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Sunday, 3 July 2016

Mormonism

HISTORY

The son of a Vermont farmer, Joseph Smith, Jr. (December 23, 1805 – June 27, 1844) claimed that at the age of 14, while praying in a wooded area near his home, he was confronted by two heavenly messengers. The angels told Smith not to join any existing churches because all taught incorrect doctrines. The true church, he was informed, is not yet present on earth.

While praying one night in 1823 for forgiveness from his sins, Joseph Smith testified that he was visited by an angel named Moroni. The angel revealed the location of a buried book made of golden plates, which had been hidden in a nearby hillside in Manchester, New York.

A stained glass window showing Joseph Smith's First Vision.

Over the next four years, Joseph Smith made annual visits to the hill to retrieve the plates, but each time returned without them. However, on September 22, 1827, Smith successfully retrieved the plates and put them in a locked chest.

The golden plates contained a revelation written in reformed Egyptian. Smith said he translated them into English with the mysterious help of "Urim and Thummim" and they turned out to be to be a religious record of the ancient inhabitants of North America.

In March 1830 Smith's translation of the golden plates was published as the Book of Mormon. It was named after Mormon, the 4th century AD prophet–historian who compiled the book.


On April 6, 1830, Smith founded the Church of Latter-Day Saints in Fayette, New York. Smith and his associates claimed that it was a restoration of the 1st-century Christian church, which had fallen from God's favor and authority. He hoped that with the Church of Latter-Day Saints, the original Christian faith would be revived.

Mormonism grew westward as Smith sent missionaries to preach the restored gospel. In 1831, the church moved to Kirtland, in Lake County, Ohio where missionaries had made a large number of converts and five years later, the first Mormon temple was dedicated there.

Joseph Smith preaching to the Sac and Fox Indians who visited Nauvoo on August 12, 1841

The first Mormon missionaries sailed to Britain from America in 1837 to persuade people to join their church. Led by Heber C Kimball, the first UK Mormon baptisms took place in Preston, Lancashire.

On June 27, 1844, an armed mob stormed Carthage Jail, Illinois where Joseph Smith and his brother Hyrum were being held for inciting a riot.. Hyrum was killed instantly with a shot to the face. Smith was shot multiple times before falling out the window, crying, "Oh Lord my God!" He died shortly after hitting the ground.

1851 lithograph of Smith's body being mutilated. (Library of Congress).

Joseph Smith was buried in Nauvoo, and is interred there at the Smith Family Cemetery.

Brigham Young assumed leadership over the majority of Latter Day Saints.

The first Mormon pioneers made their exodus from Nauvoo, Illinois, westward on February 4, 1846. Led by Brigham Young, they endured an epic thousand-mile trek across desert country, reaching the valley of the Great Salt Lake in Utah on July 24, 1847. On their arrival the Mormon pioneers began to construct a society in isolation, based on their beliefs and values.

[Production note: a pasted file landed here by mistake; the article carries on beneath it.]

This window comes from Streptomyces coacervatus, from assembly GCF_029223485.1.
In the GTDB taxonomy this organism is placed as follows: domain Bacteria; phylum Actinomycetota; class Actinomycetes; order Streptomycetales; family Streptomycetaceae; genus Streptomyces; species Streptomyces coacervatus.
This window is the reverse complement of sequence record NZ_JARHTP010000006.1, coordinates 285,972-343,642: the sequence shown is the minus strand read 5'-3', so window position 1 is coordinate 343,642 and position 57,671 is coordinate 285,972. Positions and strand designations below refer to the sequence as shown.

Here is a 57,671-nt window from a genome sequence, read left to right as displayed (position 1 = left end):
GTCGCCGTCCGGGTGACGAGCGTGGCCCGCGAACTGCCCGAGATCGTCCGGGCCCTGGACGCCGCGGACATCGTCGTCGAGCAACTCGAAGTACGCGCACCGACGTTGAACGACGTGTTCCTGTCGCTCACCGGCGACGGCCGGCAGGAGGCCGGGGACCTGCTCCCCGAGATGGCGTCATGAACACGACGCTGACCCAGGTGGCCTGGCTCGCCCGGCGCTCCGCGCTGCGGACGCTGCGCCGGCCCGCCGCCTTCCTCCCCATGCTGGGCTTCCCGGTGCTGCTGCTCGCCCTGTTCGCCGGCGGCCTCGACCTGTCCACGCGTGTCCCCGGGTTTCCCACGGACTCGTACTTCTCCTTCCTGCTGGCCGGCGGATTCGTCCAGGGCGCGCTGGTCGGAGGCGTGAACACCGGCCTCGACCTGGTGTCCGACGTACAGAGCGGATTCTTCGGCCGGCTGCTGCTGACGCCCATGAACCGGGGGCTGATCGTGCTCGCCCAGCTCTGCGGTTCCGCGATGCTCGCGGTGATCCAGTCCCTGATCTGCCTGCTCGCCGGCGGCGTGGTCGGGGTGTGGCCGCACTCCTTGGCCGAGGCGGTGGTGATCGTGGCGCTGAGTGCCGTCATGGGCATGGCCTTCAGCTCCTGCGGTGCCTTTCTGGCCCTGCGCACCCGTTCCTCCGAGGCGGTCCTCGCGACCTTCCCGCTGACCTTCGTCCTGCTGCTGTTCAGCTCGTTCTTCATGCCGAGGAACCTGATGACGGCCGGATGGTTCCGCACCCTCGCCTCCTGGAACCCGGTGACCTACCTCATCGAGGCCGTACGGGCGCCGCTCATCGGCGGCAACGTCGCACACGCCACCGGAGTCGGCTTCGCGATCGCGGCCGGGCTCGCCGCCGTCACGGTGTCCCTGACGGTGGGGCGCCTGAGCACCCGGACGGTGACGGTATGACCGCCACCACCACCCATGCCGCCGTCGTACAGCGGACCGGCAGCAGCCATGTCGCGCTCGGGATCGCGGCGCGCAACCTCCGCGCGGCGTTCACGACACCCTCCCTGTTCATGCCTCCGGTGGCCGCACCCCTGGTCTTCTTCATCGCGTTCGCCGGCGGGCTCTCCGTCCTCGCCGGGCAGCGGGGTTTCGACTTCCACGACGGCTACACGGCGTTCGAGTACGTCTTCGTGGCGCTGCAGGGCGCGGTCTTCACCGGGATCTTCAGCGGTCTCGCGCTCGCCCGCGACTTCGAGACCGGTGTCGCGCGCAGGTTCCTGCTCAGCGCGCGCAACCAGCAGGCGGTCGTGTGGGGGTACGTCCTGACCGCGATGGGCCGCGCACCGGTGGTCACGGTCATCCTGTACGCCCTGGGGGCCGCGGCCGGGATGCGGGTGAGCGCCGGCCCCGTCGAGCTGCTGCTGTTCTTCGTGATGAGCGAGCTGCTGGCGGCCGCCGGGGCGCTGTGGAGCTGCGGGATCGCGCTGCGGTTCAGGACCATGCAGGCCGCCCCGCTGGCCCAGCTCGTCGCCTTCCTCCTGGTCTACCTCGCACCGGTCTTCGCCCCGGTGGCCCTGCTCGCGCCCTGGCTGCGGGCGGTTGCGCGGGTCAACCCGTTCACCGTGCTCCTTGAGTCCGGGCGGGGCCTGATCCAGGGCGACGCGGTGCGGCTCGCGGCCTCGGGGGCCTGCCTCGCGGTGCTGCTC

Mormon pioneers crossing the Mississippi on the ice

29 days after arriving in the Salt Lake Valley, on August 22, 1847, Brigham Young founded the Mormon Tabernacle Choir.

On June 9, 1856 a group of Mormon pioneers began leaving Iowa City, Iowa, and headed west for Salt Lake City, carrying all their possessions in two-wheeled handcarts. The Mormon handcart movement, which began on this date continued until 1860. These handcart pioneers have become an important symbol in Church of the Latter Day Saints culture.

In Utah the church began the open practice of plural marriage, a form of polygamy which Smith had instituted in Nauvoo. However, vigorous opposition to it by the United States Congress threatened the church's existence as a legal institution.

Brigham Young married a total of 55 wives, 54 of them after he converted to Mormonism. Young married his 27th wife, 24-year-old Ann Eliza Webb, on April 6. 1868, By then he was 69 and already had 47 children.

By the time of his death on August 29, 1877, Young had 56 children by 16 of his wives; 46 of his children reached adulthood.

Brigham Young

In 1890 Church of Latter Day Saints president Wilford Woodruff announced the official end of plural marriage. Because of the formal abolition of plural marriage, several smaller groups of Mormons broke with the LDS Church forming several denominations of Mormon fundamentalist groups.

For the first 148 years, African-American men were not considered equal members of the Mormon church because they were thought to be the sons of Cain. In 1978 the Church of Latter-Day Saints opened its priesthood to "all worthy men", finally ending their policy of excluding black men.

Due to their high birth and conversion rates, the Mormon population has grown significantly in recent decades rising from around three million in 1970 to over 15 million in 2015. 6.1 million of them reside in the Unites States.

FUN MORMON FACTS

The Mormon Tabernacle Church in Salt Lake City, Utah, was built without any nails.

The Tabernacle in the 1870s

The incidence of cancer among strict Mormons in Utah is only about half that among Americans in general.

Mormons wear special underwear called temple garments under their clothes as a source of protection from the evils of the world.

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